Lawrence Custis 2-5d5c5e10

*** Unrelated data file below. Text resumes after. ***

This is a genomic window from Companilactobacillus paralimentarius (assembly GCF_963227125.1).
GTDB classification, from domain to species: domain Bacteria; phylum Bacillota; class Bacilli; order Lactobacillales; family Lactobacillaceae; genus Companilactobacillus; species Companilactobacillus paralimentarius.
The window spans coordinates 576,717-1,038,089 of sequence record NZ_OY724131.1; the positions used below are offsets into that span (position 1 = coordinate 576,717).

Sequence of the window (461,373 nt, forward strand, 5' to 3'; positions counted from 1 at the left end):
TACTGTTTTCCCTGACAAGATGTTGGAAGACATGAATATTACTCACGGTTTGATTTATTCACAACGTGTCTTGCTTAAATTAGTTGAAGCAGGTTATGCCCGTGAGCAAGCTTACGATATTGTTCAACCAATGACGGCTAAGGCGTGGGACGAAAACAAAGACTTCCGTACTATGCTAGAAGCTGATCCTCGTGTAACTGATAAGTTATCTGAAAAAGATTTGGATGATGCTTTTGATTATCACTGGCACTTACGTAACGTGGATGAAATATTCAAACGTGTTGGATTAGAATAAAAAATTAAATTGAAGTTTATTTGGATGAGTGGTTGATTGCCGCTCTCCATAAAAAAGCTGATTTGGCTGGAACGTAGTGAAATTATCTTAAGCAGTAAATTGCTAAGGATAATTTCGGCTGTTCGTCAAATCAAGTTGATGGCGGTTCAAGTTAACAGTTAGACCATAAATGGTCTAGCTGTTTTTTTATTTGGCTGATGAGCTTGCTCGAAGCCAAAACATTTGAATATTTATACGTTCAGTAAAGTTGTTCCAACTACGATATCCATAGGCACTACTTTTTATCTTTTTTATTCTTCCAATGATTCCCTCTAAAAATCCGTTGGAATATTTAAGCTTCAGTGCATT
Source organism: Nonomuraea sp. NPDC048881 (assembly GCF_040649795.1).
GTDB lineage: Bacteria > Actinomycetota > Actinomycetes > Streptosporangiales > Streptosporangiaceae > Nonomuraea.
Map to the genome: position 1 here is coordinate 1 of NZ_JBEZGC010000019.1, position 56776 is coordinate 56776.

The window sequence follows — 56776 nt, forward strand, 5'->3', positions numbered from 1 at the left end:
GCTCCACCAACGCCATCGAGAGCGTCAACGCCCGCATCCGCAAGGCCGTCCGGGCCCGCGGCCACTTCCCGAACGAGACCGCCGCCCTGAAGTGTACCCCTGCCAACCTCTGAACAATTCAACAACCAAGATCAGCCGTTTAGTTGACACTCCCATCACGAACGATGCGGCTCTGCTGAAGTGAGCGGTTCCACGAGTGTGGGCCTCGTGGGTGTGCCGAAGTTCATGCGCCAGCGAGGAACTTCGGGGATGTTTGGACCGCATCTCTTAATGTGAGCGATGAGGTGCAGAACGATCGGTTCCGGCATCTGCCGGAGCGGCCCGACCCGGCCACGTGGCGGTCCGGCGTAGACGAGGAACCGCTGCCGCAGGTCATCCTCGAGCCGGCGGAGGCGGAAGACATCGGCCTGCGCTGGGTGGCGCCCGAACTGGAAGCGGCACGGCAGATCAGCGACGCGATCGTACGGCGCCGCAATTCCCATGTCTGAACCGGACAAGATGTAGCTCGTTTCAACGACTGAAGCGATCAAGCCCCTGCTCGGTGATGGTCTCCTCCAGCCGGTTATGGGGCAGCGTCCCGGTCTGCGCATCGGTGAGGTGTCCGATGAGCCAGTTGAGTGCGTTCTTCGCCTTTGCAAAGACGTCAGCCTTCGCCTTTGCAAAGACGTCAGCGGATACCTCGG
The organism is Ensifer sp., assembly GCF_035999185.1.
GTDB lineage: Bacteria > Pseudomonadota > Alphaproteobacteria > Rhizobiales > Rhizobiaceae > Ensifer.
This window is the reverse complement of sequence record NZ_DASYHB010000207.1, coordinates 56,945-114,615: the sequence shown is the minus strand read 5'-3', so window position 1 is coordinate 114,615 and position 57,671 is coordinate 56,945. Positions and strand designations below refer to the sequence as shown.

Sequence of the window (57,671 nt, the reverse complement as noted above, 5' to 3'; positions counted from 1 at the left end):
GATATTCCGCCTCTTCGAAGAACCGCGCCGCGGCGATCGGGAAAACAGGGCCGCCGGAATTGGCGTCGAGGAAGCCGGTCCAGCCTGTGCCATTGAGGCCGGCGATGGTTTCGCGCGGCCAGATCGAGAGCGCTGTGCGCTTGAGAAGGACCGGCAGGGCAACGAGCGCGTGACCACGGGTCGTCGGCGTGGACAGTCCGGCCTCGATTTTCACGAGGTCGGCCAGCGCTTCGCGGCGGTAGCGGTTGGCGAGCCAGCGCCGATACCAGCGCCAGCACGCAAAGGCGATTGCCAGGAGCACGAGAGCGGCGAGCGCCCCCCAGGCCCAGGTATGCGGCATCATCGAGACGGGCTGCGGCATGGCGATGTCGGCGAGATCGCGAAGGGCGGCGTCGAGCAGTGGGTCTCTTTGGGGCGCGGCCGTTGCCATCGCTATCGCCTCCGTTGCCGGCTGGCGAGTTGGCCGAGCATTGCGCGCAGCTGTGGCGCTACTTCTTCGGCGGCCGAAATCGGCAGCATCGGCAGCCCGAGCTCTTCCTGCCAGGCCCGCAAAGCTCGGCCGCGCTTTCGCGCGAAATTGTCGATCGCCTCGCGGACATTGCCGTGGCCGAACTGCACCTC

BOOM BAM, BADA BING BOP, POW! On February 23, 2003 I was born and dubbed the name Lawrence Custis, taking the first name of my dad and the last name of my Mom. I grew up a bookworm reading comics, pokemon pokedex books, and classic kids literature like Diary of a Wimpy Kid and Captain Underpants. I was always interested in Fantasy, Action, and Adventure books because of the flashy powers and interesting concepts. I have always liked music. Growing up my mom would blast music from speakers stacked on speakers stacked on speakers connected to even more speakers. It was both a blessing and curse because It was impossible to get any sleep once she was in the zone. I have participated in both choir and band with drums being my instrument of choice. There was something about the rhythm section that resonated in my heart. Within the band there was a drum ensemble made up of three drummers not including me. They were ALL significantly better than I was, they were able to get the concepts so easily while I sat there confused and wondering why I kept stumbling. I cannot recall a day I did not touch the drum pad when I got home. Eventually I went from the worst drummer to the best. I was able to read rhythms and phrases like no other drummer could, in the school. When my friend Christopher said he was going to Creative Arts/Morgan Village Academy to pursue playing saxophone, I decided to apply for drums. At the auditions, I only knew basic drum rhythms on snare, while the other applicants knew how to play the whole drum set. Luckily, my grades and recommendations assisted in me getting accepted. Unfortunately, my acceptance came with a price as my instrument was changed from drums to trombone. Leaving me to learn a new instrument. Needless to say, I cried…for a while. I learned it was all a part of God’s plan. Now it was time to get to work, I had no time to sit back and mope. I went home and practiced all day. It was not until my first band concert, “The Little Jazz Giants”, that I felt love for the trombone. I practiced day in and day out and before the end of 6th grade my ability to read music was said to have been better than all the graduating 8th graders. While in The Little Jazz Giants, I made a friend named Juhran. He and I would push each other to become better. If I learned something, he learned it. If he learned something, I learned something better. We constantly tugged, pulling each other up and eventually both became pretty decent. I went on to receive solo awards and section awards throughout my middle school year and even in my freshman year in highschool. During the summer of my freshman year, It was decided that we would need a new piano player. Our only pianist would be leaving for college soon, and I was picked to take his place. As much as I wanted to stay on trombone, playing the piano was for the betterment of the band. I took lessons from Mr.Isaiah Rivera and felt like I had complete control of the piano. Unlike with other instruments, I could see my options, the shapes they form, the different textures and sounds I could produce, and the various sounds on the keyboard. I loved it all. I could practice anytime of day without being told to put my instrument away because there was a headphone plug on the back of the keyboard I had at home. The rhythm section I played with was always fun, we were a family if anything. Thanks to the band, I’ve had countless experiences including being in pits of professional plays, performing on big stages, and meeting professionals with whom I take lessons. I still think drums are the glue of the band, and I still think trombone is the soul of the band, but piano….. Piano is on an entirely different level. The piano is the mind. So simple yet so complex. I love it! Besides playing music, I took an interest in composing and arranging. I have arranged two songs for the “Little Jazz Giants”, along with another song for “P.A.C.E feat. Trumpet Chics”. Among playing music, I currently invest myself in reading manga/comics and watching Anime. I don’t know what it is about anime but If you ever listen closely there is ALWAYS music playing. The music is so intriguing and I find myself always wanting to learn more about it. I’m still on the search for recreating that sound on the piano, I know I can do it! I have won multiple NAACP ACT-SO awards, and was a finalist at the 2020 Omega Psi Phi Talent Hunt.